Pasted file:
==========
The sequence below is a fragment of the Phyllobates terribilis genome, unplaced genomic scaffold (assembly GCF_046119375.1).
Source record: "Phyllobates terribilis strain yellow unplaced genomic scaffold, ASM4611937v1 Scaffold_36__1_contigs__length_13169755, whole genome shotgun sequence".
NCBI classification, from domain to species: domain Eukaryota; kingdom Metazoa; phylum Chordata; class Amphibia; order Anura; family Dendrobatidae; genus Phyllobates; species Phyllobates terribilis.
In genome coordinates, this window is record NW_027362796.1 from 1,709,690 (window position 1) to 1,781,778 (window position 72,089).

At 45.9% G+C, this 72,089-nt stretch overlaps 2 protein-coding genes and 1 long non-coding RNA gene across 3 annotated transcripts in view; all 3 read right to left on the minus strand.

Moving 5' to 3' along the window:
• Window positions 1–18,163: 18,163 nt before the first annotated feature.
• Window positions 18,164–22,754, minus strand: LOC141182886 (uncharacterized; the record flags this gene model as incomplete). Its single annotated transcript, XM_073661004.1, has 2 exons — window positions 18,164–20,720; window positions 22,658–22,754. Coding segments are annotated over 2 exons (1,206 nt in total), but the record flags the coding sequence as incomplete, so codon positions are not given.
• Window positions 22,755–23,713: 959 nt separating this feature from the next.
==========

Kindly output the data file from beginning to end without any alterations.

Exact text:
The sequence below is a fragment of the Phyllobates terribilis genome, unplaced genomic scaffold (assembly GCF_046119375.1).
Source record: "Phyllobates terribilis strain yellow unplaced genomic scaffold, ASM4611937v1 Scaffold_36__1_contigs__length_13169755, whole genome shotgun sequence".
NCBI classification, from domain to species: domain Eukaryota; kingdom Metazoa; phylum Chordata; class Amphibia; order Anura; family Dendrobatidae; genus Phyllobates; species Phyllobates terribilis.
In genome coordinates, this window is record NW_027362796.1 from 1,709,690 (window position 1) to 1,781,778 (window position 72,089).

At 45.9% G+C, this 72,089-nt stretch overlaps 2 protein-coding genes and 1 long non-coding RNA gene across 3 annotated transcripts in view; all 3 read right to left on the minus strand.

Moving 5' to 3' along the window:
• Window positions 1–18,163: 18,163 nt before the first annotated feature.
• Window positions 18,164–22,754, minus strand: LOC141182886 (uncharacterized; the record flags this gene model as incomplete). Its single annotated transcript, XM_073661004.1, has 2 exons — window positions 18,164–20,720; window positions 22,658–22,754. Coding segments are annotated over 2 exons (1,206 nt in total), but the record flags the coding sequence as incomplete, so codon positions are not given.
• Window positions 22,755–23,713: 959 nt separating this feature from the next.